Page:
Embossing creates and transmits emotions when beautiful and creative designs are imprinted on paper. This paper can be changed to a totally different material when viewed upon, and the new texture it assumes conveys a feeling when you either look at it or touch it.
Embossment not only adds value to the paper sector, but also to clothing accessories because it makes the material look new, and gives it a refreshing appearance.
Embossed papers are modified both in the material and on the surface to give it a new meaning, dimensions, and convey powerful emotions. If you want to understand how it works, consider military buttons.
The three-dimensional surfaces of military buttons can be modified using contrasting elements and graphic designs. The producers create a new communication code by modifying the design, texture, and opaque and shiny surfaces.
Favini’s Embossed Offer
Favini’s Embossed Offer includes several types of embossing. They are:
- Leather and hammer
- Classic linen and striped
- The texture from geometric and nature-inspired designs
Most of these embossments are widely used, but there are some made for a specific product. A great example of this is Carapace. It’s the embossing used for Remake, an ecological paper series.
How is Carapace emboss developed?
Remake is a Favini paper that was creatively manufactured from reused leather, and now it’s made available in a Carapace version.
How can one create a design and imprint it on a paper’s surface?
In an interview, Emanuele Ricci explains how he created the Carapace texture.
In a bid to create a new embossed surface for the paper, the designer analyses the previous version. He sees that the conventional texture will not allow the true intrinsic beauty of the paper to come alive. It will destroy its materiality.
“I had to look beyond the conventional concept of texture because I wanted to reveal the material structure of Remake. I made it in such a way that the eye would want to study a non-design to understand the matter, without any form of distraction”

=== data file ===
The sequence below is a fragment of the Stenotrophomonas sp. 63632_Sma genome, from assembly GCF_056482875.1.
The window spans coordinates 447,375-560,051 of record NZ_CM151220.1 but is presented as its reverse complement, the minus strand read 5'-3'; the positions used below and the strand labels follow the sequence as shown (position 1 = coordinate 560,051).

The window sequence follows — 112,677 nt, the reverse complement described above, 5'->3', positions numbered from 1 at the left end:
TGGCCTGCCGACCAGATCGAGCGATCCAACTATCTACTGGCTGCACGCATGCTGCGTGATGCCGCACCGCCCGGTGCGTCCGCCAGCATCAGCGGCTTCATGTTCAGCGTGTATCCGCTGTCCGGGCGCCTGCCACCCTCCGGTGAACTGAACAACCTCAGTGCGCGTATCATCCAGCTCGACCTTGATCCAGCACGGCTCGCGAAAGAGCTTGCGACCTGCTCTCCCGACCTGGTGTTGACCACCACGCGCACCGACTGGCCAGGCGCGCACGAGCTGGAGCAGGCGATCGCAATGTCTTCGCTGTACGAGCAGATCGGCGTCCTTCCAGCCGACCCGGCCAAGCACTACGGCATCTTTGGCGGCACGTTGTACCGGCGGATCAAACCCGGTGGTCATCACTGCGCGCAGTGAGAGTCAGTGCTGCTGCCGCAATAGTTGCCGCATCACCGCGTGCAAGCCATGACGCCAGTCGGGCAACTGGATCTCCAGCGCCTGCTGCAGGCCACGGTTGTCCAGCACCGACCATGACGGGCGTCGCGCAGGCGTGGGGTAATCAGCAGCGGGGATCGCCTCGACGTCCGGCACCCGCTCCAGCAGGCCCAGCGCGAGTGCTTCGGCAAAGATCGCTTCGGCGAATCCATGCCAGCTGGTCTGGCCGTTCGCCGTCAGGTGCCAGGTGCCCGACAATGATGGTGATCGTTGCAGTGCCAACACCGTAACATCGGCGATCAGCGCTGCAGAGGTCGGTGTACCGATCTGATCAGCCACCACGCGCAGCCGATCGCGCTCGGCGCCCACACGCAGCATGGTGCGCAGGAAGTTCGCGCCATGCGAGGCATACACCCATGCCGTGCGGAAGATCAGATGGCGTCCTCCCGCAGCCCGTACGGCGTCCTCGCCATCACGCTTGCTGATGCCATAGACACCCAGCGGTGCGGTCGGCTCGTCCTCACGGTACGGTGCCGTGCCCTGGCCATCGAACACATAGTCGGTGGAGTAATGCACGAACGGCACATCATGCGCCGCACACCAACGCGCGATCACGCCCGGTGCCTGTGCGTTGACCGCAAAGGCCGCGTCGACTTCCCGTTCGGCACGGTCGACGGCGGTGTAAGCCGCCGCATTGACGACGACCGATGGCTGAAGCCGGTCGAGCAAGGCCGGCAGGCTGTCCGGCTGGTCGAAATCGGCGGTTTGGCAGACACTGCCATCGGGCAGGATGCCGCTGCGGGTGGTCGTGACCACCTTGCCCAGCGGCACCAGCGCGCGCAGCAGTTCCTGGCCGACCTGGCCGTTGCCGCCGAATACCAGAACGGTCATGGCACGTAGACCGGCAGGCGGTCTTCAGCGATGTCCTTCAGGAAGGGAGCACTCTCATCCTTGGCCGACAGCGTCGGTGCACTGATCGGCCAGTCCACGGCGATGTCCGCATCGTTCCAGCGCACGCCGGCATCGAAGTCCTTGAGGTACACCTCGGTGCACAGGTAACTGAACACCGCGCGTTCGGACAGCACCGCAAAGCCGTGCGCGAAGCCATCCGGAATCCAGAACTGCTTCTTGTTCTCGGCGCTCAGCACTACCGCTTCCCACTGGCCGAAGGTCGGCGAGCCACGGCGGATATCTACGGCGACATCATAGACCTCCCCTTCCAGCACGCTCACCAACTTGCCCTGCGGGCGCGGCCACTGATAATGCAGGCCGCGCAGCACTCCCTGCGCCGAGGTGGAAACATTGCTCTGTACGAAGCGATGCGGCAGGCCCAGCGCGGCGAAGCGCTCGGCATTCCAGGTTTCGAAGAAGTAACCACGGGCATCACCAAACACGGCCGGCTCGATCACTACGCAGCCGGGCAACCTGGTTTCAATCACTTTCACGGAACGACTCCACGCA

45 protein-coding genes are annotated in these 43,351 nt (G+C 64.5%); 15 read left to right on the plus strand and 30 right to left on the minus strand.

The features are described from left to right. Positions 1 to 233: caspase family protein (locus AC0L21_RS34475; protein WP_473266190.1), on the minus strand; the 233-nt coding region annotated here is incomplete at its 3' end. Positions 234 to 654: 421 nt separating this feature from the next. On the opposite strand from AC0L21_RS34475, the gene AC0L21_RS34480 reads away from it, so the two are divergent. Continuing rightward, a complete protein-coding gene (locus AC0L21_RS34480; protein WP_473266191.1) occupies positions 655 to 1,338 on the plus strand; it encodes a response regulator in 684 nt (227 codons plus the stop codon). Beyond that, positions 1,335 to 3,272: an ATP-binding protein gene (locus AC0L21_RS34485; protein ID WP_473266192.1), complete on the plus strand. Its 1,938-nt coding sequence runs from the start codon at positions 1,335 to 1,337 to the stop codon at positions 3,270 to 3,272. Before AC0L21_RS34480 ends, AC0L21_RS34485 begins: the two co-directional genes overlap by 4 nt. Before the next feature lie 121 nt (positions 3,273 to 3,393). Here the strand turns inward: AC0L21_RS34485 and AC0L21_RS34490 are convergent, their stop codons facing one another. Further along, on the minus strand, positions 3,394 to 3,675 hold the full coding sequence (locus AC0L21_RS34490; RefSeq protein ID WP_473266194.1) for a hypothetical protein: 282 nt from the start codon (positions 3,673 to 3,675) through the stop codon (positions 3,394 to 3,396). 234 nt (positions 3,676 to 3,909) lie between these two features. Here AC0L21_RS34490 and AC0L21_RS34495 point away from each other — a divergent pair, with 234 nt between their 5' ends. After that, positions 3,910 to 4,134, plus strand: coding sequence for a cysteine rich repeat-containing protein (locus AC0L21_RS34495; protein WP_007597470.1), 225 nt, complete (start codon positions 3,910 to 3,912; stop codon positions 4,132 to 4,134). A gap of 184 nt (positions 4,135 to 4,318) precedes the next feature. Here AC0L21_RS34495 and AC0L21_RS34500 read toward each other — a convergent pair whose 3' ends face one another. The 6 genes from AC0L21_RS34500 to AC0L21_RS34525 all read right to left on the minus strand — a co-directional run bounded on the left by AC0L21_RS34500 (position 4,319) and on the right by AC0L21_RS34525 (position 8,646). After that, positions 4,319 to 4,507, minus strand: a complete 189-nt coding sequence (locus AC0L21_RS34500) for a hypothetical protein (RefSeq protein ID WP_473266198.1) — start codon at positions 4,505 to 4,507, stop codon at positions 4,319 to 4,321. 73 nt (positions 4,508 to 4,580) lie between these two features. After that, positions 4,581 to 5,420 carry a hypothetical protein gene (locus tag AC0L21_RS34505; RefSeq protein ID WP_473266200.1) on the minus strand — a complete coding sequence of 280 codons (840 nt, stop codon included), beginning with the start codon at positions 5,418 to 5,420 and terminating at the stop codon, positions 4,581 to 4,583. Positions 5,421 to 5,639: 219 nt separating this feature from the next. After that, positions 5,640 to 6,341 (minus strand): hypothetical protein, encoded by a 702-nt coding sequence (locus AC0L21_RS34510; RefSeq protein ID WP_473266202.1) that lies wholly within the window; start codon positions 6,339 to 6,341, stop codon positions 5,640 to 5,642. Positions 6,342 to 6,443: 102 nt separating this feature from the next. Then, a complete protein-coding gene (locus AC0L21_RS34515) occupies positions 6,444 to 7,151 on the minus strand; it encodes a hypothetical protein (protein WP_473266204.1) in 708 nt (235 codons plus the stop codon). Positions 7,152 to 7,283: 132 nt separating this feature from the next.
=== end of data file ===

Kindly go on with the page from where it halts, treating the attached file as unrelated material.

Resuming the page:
Now, the concept or idea of non-design is more difficult to implement than most people imagine. The designer allowed himself to be inspired by certain past events: a set of non-modulating sounds, several moving grey dots followed by white noise, and the old type of televisions with missing contacts.
After the designer made the prototype, the next phase was the Engineering Phase.
This phase had a lot of problems because Emanuele discovered that the design he carefully made on a small-dimensional surface and by hand had a lot of issues when moved to the industrial level embossing cylinder (2-metre). He had to undergo several months of study, then researched and tested it before he could produce a handmade design with the same aesthetics, using an embossing cylinder.
Carapace was developed.
Features of the Carapace Embossing
Emanuele explained that,
“The Carapace embossing is designed with a sequence of little shadowy areas of various shades. They are used collectively with their individual intensities. Light modulation produces this aesthetics, and it’s not related to a representative design”
The strength of the Carapace embossing lies in its non-homogenous texture. Because of this, it doesn’t have a particular design pattern that’s easily recognizable. The texture is designed in such a way that the print or design seems to be ‘floating’ on the surface.
The feature has made this paper a powerful display and communication tool.
Carapace: a strategic and powerful embossing tool
Emanuele Ricci explains that the Carapace emboss is a great support to the design imprinted on the paper. When this emboss comes in contact with the design, a powerful communication synergy is created.
The design and emboss go hand in hand. You can’t say that one plays a more powerful role. The support system that Carapace provides is to attract attention and transmit the right emotion. The carapace is one of the most important elements in any advanced communication system. It can be used in different areas: graphics, packaging, exhibition, etc.
The “Fashion from Nature” exhibition held at the London Victoria and Albert Museum used the Remake Carapace Emboss. It allowed them to produce very descriptive labels for the exhibits, and serve as a cover plastered on mannequins.
Read the “Soil, Roots, and Plants: The Exhibition Design of Fashioned from Nature” for other information.
The Remake Carapace is also used to create covers of editorial projects and catalogs. A great example is the Albino Pozzi Catalogue and Sirene Journal’s “Island Passports”
We thank Ricci for his insightful explanation of how material embossment processes work.